For these reasons, Kshama Sawant’s proposal seems deeply mistaken. Kshama Sawant is likely the most prominent socialist in the US. (Since Bernie Sanders advocates a reformed version of capitalism and can at best be considered a Social Democrat.) She has an incredible responsibility to explain the ideas of Marxist to a wide audience.

This is not just an unfortunate turn of phrase. Sawant’s organization, Socialist Alternative (SAlt), and their international tendency, the Committee for a Workers’ International (CWI), have a long history of adaptation to the police. They call for democratic control of the capitalists’ thugs, and consider them “workers in uniform” who deserve trade union rights.

But right now in the US, hatred for the police is higher than any time in decades. And it is absolutely justified for oppressed people to not just mistrust, but passionately despise these hooligans in uniform. Liberals will advocate timid reforms, like “body cams” or “community boards”. These only serve to dissipate the hatred of the oppressed, while maintaining the repressive institution.

Socialists, in contrast, call for the destruction of the capitalists’ state. Like in the Russian Revolution, we need to establish our own government based on organs of workers’ self-organization. We want a socialist society with no special bodies of armed men – socialism means working people administering every aspect of our lives in a democratic way.

A Proposal

There has hardly been a better time in the US to boldly call for abolishing the police. This connects with the experience of constantly growing sectors of the vanguard who have experienced the reactionary role of the police first hand. That’s why we think it is a shame that Kshama Sawant and Socialist Alternative instead want us to direct our energy towards hopeless reforms of the repressive apparatus. One of the discoveries of Marx was that the workers cannot reform the existing state apparatus – we must smash it.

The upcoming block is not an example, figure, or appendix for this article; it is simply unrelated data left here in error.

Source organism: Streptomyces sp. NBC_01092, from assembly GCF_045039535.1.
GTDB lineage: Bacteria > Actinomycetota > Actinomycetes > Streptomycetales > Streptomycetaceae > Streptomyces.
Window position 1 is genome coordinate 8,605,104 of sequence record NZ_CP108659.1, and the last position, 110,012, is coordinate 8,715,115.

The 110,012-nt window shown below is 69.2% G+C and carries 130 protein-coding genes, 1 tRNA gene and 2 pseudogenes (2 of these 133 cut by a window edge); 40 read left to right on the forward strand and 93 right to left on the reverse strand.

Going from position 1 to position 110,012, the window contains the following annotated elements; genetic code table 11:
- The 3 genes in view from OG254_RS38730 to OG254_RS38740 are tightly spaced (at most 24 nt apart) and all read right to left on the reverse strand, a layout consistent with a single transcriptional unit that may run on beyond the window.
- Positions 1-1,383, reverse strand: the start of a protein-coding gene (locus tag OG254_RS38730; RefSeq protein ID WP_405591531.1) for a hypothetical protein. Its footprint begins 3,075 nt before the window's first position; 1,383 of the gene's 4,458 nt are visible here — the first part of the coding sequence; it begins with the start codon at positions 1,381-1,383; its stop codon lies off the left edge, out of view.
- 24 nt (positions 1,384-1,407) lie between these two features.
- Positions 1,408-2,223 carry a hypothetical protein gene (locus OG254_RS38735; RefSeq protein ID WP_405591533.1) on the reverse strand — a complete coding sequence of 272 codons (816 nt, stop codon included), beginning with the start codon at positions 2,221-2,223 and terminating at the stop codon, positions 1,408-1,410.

Now some will argue that this position might be correct in theory, but that Sawant, in order to win a seat on the city council, needed to take a “softer” line and appear less “radical”. To that we would answer with a practical example: The PTS in Argentina is one of three organizations in the Workers and Left Front (FIT). PTS member Nicolás del Caño was the FIT’s presidential candidate. The PTS is unapologetically hostile to the police and calls for its abolition – and has members on numerous city councils across the country. While Kshama Sawant got 90,000 votes with her position, Nicolás del Caño got 1.2 million with his. (We can also point out that del Caño has never endorsed a capitalist politician, while Sawant has endorsed a number of Democratic candidates.)

If we can’t put the slightest hope in the police, what then? We think Kshama Sawant and Socialist Alternative should call for the formation of self-defense committees of workers – with papers and without –, youth, women and LGBTQI to develop plans to stop ICE raids. This seems far more “realistic” than hope that police will, for the first time in history, defend the rights of the oppressed. We can link this with a campaign to disarm, disband and abolish the capitalists’ racist police. We need a mass campaign to block ICE raids and deportations. Such a campaign can only be based on working people – not pigs.

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Nathaniel Flakin

Nathaniel is a freelance journalist and historian from Berlin. He is on the editorial board of Left Voice and our German sister site Klasse Gegen Klasse. Nathaniel, also known by the nickname Wladek, has written a biography of Martin Monath, a Trotskyist resistance fighter in France during World War II, which has appeared in German, in English, and in French, and in Spanish. He has also written an anticapitalist guide book called Revolutionary Berlin. He is on the autism spectrum.